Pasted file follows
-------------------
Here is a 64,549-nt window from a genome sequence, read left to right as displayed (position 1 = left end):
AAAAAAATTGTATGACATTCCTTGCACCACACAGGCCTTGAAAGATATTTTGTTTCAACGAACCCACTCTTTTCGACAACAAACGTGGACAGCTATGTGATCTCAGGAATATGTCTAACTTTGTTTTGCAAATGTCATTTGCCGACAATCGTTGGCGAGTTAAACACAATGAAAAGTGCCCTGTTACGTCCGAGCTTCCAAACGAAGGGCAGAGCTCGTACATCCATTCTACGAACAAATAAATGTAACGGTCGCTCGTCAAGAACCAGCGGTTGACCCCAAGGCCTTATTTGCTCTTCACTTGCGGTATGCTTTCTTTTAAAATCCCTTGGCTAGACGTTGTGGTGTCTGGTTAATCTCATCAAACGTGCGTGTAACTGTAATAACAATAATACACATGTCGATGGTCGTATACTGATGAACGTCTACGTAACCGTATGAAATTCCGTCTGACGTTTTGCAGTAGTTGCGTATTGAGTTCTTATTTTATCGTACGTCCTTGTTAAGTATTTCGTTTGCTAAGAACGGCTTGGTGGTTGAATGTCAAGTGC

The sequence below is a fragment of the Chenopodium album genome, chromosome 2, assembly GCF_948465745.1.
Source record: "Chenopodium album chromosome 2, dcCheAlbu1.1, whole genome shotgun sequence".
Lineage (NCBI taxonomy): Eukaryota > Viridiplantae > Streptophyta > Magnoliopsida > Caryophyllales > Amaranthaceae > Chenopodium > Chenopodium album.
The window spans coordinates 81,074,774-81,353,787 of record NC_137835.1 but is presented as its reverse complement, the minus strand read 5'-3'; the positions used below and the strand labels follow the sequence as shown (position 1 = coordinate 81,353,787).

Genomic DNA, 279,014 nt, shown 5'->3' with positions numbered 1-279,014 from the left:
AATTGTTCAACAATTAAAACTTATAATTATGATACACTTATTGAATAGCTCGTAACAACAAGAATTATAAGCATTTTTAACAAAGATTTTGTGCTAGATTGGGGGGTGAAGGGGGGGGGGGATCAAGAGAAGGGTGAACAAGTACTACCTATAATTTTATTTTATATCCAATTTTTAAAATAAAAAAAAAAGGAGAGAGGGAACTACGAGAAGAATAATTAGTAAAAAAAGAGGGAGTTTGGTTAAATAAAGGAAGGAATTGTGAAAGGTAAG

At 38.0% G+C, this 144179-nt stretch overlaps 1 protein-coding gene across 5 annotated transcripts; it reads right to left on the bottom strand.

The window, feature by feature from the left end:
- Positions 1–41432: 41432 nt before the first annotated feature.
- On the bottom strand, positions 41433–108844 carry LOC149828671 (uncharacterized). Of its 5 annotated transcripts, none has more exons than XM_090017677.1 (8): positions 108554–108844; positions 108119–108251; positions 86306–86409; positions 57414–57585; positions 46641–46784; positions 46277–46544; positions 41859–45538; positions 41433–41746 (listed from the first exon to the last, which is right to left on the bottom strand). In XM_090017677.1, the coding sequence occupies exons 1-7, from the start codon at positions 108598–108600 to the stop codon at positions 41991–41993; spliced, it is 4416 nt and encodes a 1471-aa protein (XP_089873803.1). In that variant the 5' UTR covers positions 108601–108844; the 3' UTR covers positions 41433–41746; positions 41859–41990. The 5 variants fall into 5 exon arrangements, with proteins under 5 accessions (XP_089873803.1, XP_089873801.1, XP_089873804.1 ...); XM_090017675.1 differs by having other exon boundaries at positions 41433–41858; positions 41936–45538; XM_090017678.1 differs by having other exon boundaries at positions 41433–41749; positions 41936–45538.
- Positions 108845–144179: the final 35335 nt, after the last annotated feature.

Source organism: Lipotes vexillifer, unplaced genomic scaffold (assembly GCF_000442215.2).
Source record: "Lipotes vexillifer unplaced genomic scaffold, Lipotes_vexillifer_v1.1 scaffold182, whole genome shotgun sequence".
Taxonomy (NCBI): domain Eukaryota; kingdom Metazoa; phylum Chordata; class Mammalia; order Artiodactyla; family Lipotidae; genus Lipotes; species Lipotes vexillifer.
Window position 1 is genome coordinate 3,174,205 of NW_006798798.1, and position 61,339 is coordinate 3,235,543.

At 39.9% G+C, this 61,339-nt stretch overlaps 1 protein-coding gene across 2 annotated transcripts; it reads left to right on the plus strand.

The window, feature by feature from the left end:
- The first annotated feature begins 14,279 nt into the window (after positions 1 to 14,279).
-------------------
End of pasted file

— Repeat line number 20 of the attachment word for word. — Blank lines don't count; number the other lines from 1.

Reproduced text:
- The first annotated feature begins 14,279 nt into the window (after positions 1 to 14,279).